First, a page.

As the fourth busiest airport in the world, Dallas-Fort Worth Airport often has airplane traffic jams that rival the gridlock on the region’s highways.
Well, OK, maybe it’s not that chaotic. But when a plane lands on a DFW runway but then has to taxi across one or two active runways to get to its gate, the result is lost time for air travelers — and the potential for deadly airplane collisions.
Local and federal officials aim to fix some of the problems associated with the runways and taxiways at the airport, which is now nearly 45 years old.
On Friday afternoon, U.S. Transportation Secretary Elaine Chao visited DFW and announced that her office had signed a letter of intent to provide $180 million in funding to build perimeter taxiways — also sometimes called end-around taxiways — at DFW Airport.
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Essentially, when an aircraft lands at DFW, it will be able to taxi to the end of its runway and go around all the other active runways, rather than cutting across them.
“This will reduce the risk of inadvertent runway incursions,” Chao said during a news conference Friday afternoon at DFW’s Terminal B, where a handful of airport, FAA and American Airlines workers gathered to hear her speak. “These improvements are expected to reduce delays by 7 percent over the next 20 years, saving more than $270 million.”
The letter of intent is enough of a commitment for DFW officials to build the project, and seek federal reimbursement for up to half of the cost at a later date.
DFW already has built a perimeter taxiway on its southeast end. That extra padding of concrete, which opened in 2008, prevents roughly 500 to 700 incidents of airplanes crossing active runways per day, when planes at DFW are landing to the south, FAA spokesman Lynn Lunsford said.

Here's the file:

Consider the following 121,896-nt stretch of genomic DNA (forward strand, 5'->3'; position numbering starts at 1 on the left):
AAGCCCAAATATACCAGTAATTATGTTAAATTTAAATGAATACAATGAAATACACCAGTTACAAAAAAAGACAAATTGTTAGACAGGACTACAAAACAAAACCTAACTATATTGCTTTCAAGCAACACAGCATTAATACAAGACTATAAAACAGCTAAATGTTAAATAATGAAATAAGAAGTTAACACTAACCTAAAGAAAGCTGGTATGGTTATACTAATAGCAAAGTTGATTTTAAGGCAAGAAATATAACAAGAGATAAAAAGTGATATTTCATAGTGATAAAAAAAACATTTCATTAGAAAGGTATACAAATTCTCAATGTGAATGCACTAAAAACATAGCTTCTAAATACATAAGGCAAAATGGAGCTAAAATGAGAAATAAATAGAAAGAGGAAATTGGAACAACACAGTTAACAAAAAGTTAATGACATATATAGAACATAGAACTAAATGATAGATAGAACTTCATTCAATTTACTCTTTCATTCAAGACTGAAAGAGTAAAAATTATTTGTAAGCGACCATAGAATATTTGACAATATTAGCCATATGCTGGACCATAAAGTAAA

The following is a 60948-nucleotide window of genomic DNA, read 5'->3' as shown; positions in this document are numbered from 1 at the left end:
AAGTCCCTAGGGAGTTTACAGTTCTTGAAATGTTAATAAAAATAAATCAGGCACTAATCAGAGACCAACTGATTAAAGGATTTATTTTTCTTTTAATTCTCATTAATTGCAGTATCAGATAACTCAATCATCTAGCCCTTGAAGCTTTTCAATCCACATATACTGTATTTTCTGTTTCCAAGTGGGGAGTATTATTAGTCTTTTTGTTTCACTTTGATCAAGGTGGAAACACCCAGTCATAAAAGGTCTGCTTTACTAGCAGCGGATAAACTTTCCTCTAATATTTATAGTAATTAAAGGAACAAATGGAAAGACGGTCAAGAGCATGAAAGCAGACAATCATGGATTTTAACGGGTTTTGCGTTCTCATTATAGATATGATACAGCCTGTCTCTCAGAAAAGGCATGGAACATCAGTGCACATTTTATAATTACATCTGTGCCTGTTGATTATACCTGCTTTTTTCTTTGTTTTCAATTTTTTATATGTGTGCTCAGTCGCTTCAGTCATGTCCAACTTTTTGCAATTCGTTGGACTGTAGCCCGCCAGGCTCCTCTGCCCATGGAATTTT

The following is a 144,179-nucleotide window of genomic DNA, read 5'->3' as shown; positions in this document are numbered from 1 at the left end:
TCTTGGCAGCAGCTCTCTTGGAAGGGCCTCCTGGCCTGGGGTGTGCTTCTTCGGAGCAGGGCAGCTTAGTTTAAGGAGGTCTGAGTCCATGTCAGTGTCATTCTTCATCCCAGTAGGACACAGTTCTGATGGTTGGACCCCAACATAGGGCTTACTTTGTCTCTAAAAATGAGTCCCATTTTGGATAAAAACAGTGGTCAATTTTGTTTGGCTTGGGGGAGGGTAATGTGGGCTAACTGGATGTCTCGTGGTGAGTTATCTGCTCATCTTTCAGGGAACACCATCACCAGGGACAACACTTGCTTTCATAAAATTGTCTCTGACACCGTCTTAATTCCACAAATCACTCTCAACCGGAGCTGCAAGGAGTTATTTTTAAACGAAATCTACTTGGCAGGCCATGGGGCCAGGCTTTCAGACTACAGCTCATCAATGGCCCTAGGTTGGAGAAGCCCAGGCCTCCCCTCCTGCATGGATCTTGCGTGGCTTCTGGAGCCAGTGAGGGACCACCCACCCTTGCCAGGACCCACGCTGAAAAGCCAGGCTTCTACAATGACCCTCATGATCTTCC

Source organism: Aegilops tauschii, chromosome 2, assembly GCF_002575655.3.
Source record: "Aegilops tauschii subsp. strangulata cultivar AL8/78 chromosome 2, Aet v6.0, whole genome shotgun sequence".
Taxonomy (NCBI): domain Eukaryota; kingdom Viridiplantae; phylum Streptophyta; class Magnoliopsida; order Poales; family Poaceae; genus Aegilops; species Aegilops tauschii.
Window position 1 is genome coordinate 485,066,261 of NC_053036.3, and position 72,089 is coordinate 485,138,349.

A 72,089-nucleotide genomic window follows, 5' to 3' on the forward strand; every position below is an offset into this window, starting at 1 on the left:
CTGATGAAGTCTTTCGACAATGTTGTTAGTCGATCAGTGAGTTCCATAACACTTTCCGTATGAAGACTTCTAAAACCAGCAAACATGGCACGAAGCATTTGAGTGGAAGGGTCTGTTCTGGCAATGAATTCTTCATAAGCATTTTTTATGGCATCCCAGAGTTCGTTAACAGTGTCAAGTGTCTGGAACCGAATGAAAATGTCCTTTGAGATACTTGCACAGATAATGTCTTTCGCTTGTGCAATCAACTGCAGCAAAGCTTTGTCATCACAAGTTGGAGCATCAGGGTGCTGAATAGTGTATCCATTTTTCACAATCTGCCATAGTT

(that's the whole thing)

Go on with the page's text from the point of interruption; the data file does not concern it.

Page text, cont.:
But on the other ends of DFW, which has seven runways, arriving aircraft often must cross active runways to get to their gates.
The funding announced Friday will provide roughly half the money needed to build two more perimeter taxiways on the northeast and southwest corners of the airfield. That work will be done in about five years, said Sean Donohue, DFW chief executive officer.
So how much time will it save for air travelers who often arrive at DFW but spend five to 10 minutes taxiing to their gate?
Donohue says it’s difficult to offer a prediction of how many minutes it will shave off travel times. He said the ultimate benefit will come when DFW builds its fourth perimeter taxiway in the northwest quadrant of its airfield — a project that isn’t yet funded.
But in the meantime, he says, the more perimeter taxiways the airport can build, the more likely it will be able to continue to grow without safety concerns.